We’ve all been there. A quick 10 minute Facebook session turns into “face-stalking” for hours. Checking your email leads to getting sucked into the world wide web, and you find yourself (an hour later, maybe two) reading an article about your next DIY project. Or an evening episode of your favorite show turns into a TV-watching marathon. Maybe you actually work on the computer for a living. Whatever the scenario, we as a culture are exposed to hours upon hours of media a day. And it’s taking a toll on us.
Did you know that the average American over the age of 2 spends more than 34 hours a week watching television? Unbelievable! Young people now devote an average of seven hours and 38 minutes to daily media use. That’s about 53 hours a week — more than a full-time job. And three out of five Americans spend more time at the computer keyboard than they do with their significant other.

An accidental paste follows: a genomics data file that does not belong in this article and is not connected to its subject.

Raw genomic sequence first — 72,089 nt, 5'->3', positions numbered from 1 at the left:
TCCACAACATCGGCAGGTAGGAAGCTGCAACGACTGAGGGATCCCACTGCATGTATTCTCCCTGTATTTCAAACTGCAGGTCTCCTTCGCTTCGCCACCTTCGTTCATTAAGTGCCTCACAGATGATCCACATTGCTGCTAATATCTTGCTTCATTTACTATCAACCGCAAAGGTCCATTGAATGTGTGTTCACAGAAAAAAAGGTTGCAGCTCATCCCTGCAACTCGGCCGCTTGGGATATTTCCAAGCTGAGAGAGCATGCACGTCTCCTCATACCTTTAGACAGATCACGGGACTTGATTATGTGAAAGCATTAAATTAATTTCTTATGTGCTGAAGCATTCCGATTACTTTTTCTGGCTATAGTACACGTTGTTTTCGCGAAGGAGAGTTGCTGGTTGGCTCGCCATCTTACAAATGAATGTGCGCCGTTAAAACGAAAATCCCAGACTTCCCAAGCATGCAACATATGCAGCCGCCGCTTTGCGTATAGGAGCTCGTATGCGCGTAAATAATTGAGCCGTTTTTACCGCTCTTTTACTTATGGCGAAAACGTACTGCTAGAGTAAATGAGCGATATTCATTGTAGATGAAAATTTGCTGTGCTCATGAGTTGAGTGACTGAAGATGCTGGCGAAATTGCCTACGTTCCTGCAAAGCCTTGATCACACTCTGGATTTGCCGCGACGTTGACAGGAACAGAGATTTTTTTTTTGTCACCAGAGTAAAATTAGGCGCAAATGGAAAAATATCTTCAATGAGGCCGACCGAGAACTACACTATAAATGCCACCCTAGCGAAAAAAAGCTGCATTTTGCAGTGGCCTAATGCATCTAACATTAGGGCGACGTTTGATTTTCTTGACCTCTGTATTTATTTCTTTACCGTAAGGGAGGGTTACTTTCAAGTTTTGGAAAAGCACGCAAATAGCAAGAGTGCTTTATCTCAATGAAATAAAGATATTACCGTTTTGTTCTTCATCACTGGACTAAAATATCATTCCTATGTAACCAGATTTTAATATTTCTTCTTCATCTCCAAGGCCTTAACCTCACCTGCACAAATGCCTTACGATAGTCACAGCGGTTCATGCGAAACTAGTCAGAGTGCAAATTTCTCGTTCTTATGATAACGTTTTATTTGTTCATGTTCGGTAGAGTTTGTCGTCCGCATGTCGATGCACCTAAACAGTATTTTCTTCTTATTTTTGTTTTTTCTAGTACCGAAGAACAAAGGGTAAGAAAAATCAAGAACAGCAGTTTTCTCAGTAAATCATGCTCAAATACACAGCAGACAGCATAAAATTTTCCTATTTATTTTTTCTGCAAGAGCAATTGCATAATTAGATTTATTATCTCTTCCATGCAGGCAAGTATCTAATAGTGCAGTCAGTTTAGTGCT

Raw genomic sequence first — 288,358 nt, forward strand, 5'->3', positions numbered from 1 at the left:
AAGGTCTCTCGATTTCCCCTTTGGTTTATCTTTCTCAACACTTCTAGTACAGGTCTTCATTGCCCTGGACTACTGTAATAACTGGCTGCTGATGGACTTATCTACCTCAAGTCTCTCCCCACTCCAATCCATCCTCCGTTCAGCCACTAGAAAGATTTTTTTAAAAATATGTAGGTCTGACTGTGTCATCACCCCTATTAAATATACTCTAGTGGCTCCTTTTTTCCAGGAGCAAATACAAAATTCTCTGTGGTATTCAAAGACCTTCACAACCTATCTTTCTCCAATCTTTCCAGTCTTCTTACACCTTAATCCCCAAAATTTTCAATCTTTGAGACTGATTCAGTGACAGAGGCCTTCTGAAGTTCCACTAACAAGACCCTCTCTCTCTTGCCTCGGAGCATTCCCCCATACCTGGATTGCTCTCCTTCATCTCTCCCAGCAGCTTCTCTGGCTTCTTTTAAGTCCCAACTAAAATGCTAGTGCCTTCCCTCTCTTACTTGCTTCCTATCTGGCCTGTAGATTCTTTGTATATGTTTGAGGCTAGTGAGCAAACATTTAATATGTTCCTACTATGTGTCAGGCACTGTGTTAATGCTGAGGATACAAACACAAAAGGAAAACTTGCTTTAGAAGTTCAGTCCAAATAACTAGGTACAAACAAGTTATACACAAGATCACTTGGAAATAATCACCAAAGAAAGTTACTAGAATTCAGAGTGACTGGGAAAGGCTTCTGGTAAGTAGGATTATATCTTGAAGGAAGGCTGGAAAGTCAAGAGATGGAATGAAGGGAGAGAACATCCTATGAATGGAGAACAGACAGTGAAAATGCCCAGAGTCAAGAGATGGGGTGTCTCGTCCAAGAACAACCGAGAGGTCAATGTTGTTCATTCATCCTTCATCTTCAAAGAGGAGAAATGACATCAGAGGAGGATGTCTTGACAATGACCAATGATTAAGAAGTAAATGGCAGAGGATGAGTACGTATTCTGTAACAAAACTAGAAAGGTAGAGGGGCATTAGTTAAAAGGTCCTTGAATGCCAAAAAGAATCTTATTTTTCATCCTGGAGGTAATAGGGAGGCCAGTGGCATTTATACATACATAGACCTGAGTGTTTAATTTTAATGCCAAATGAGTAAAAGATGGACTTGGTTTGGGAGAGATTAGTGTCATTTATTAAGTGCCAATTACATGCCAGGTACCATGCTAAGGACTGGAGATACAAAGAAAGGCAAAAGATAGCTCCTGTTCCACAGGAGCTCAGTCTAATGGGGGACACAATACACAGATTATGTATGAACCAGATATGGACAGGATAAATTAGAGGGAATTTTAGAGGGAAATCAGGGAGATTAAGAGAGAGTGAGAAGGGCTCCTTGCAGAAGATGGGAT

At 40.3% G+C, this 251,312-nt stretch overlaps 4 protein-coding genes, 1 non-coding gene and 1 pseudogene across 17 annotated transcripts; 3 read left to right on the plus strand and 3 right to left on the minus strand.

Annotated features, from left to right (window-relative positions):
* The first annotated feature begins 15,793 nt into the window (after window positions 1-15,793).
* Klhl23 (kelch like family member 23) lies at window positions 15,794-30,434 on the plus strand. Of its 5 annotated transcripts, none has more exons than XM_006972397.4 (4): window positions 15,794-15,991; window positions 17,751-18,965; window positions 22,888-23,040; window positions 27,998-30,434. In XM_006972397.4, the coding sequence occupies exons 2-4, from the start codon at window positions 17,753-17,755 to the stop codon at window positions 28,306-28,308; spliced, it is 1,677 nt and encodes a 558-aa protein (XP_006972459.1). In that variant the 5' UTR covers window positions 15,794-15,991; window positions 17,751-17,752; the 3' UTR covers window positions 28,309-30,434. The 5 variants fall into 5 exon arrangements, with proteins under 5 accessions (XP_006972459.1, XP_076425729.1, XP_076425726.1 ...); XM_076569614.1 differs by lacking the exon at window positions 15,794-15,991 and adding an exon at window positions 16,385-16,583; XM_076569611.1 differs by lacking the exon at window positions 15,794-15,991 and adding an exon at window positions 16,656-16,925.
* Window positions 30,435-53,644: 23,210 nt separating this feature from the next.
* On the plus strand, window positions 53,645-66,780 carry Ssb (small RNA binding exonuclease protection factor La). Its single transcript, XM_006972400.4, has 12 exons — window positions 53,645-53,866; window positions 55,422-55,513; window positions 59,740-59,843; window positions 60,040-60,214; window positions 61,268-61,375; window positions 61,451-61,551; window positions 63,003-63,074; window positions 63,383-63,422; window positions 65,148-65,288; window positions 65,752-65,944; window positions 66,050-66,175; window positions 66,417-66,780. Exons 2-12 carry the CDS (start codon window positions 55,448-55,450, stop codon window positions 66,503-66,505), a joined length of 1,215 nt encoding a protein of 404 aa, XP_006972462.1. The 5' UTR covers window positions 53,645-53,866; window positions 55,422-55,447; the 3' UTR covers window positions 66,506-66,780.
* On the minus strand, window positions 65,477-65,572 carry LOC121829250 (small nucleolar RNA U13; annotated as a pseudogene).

I’m not knocking media. I love having access to so much great information and entertainment. And I love writing for my blog. I happen to be one of those people who spends a good amount of time in front of a computer screen. Unfortunately, too much media can lead to overload. Most of us are aware that too much media is not healthy for our children. It can lead to obesity, attention-deficit disorder, and disconnection from the world around them, as well as a decrease in creativity. But too much media is affecting adults as well.
Effects of Too Much Media on Adults
- Weight gain ~ from a sedentary lifestyle
- Sleep disturbance ~ from too much mental stimulation leading to increased cortisol levels ( Read more HERE )
- Physical pain ~ from inactivity and poor posture while engaging in media
- Headaches ~ from eye strain and/or neck tension